a not so little adventure.

When my friend Jacob and I talked about this idea for the first time, we knew we wanted “to make something awesome”, something better than any project we’d done before. The result was this line:

“Drive from Sydney, Australia’s most iconic city
to Australia’s southernmost tip
and back again within 14 days.”

On the 3rd of December we headed out on our journey, exploring incredible locations the whole way and documenting the entire thing with the goal to create these little episodes of our not so little adventure. 

 

Our equipment setup had to be lightweight but also had to deliver the quality that we wanted. My Sony a7Sii combined with a Canon 24-105mm f/4 L lens shot the bulk of the content. It rarely left my side and I was always looking to capture literally anything that would help tell the story, from quick conversations with shop employees to shots of us struggling up a mountain. Our second camera was Jacob's Panasonic GH4 with a lightweight 14-42mm f/3.5-5.6 II Lens. Jacob used this to shoot extra footage of the locations as well as 4K timelapses. Jacob's Canon 1100D modded with Magic Lantern and my Canon 6D also acted as timelapse cameras which allowed us shoot with two units each, simultaneously, whenever we needed it.

 

A huge part of the location shooting was drone footage. I had ordered a DJI Mavic Pro a month in advance that didn't arrive before we left. So after a bit of asking around, my mate Gab Scanu kindly let us borrow his old DJI Phantom 3 Pro. It required its own backpack but it was perfect considering the circumstance. It allowed us to capture the landscape from an entirely new angle to what we were used to. Tasmania has so much scale and there's no way in hell that we could have captured it properly without that aerial perspective.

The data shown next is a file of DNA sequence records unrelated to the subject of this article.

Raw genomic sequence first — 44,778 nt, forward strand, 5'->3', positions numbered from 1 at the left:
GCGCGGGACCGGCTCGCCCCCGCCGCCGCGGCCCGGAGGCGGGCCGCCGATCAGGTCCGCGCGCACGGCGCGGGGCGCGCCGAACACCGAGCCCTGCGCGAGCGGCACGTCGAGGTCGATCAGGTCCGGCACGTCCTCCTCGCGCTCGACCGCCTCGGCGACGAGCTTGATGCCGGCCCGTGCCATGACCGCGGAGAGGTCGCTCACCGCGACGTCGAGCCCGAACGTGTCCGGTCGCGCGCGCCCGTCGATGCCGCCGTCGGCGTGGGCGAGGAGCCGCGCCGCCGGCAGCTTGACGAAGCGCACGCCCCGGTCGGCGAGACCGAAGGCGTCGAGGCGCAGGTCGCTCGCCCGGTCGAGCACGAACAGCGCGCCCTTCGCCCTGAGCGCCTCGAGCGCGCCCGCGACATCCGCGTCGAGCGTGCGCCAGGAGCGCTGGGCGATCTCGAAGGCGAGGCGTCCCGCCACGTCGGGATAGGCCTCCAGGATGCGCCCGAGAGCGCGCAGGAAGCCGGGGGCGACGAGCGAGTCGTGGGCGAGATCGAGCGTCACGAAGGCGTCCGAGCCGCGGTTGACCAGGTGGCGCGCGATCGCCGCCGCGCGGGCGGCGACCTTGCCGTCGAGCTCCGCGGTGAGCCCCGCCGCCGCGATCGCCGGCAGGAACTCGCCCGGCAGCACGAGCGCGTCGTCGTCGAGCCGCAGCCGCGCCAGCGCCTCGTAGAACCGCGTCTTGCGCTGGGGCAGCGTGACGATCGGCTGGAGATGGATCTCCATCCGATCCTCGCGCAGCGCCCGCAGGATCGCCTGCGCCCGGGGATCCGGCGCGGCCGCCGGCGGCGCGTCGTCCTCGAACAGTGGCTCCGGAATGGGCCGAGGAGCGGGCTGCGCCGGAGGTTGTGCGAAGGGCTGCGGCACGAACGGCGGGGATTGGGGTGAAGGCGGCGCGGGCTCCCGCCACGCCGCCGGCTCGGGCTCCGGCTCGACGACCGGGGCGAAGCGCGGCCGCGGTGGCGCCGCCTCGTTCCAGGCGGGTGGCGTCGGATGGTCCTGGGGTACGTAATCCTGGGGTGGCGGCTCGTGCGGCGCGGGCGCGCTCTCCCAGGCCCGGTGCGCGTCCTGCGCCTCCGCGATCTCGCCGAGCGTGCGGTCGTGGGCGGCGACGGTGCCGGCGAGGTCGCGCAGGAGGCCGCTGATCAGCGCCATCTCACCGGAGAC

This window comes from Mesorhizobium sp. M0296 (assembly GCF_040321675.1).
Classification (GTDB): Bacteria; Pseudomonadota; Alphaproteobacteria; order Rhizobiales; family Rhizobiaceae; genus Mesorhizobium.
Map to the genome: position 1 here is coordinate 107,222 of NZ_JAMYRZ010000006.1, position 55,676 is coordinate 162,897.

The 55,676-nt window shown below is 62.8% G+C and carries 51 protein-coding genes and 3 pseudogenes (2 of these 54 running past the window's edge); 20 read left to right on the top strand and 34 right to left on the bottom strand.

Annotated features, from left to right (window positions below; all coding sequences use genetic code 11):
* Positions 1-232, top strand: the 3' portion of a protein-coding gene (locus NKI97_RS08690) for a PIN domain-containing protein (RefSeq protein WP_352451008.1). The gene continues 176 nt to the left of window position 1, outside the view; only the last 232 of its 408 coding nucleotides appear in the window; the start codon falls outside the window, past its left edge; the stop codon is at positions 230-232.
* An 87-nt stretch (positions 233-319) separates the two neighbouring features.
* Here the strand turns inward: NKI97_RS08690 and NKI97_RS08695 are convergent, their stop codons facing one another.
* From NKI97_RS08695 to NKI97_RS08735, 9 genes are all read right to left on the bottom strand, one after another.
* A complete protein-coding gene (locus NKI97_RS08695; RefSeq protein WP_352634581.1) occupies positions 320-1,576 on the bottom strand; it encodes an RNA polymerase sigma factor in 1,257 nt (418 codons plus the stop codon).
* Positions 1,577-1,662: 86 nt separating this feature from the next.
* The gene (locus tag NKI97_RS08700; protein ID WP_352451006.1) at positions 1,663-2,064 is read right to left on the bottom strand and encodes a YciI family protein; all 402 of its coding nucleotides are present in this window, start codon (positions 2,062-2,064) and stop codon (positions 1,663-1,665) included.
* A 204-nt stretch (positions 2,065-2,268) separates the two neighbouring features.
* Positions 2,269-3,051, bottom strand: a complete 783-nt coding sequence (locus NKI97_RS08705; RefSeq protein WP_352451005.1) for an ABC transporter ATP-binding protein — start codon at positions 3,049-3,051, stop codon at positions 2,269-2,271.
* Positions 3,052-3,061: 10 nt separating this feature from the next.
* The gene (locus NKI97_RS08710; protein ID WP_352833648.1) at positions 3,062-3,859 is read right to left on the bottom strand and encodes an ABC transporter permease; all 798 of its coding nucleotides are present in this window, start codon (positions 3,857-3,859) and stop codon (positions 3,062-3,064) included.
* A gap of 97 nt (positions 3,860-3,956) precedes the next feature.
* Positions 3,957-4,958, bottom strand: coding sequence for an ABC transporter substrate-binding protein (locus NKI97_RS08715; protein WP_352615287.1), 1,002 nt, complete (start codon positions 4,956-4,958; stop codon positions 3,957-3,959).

From the beginning we knew we had to create a solid file management system. We had two hard drives, a LaCie Rugged 1TB which acted as the main drive with a WD 2TB as the backup. Within the main NSLA folder we had a "Rushes" folder. Inside that was a folder for each day, and within those were folders for each camera. Every night we would import and organise all of the content we shot that day into the respective folders and then copy the whole folder onto the backup drive. This way we knew that we always had two copies of everything which completely eliminated the chance of losing footage.

 

We finished shooting on the 11th of December and started heading back to Sydney. After 10 hours, overnight, rolling across the Bass Strait in a ship, we were in Melbourne. There we stayed for a day and a night helping Jacob move out of his apartment. The next day we woke up bright and early and drove for a little over 8 hours until we were finally home. My own bed never felt so comfortable.

 

In the first three weeks of January I edited and released 11 films that I like to describe as "cinematic vlogs". The only thing to make after that was a final montage that celebrated the our whole journey.

 

Give it a look, I think you'll like it.

 

 
This map was made before we actually went on the trip to give us an idea of the scale of everything. We changed a few of the locations but this gives a pretty good indication of our route. The whole trip was about 3,400km (2,100 miles) in total.

This map was made before we actually went on the trip to give us an idea of the scale of everything. We changed a few of the locations but this gives a pretty good indication of our route. The whole trip was about 3,400km (2,100 miles) in total.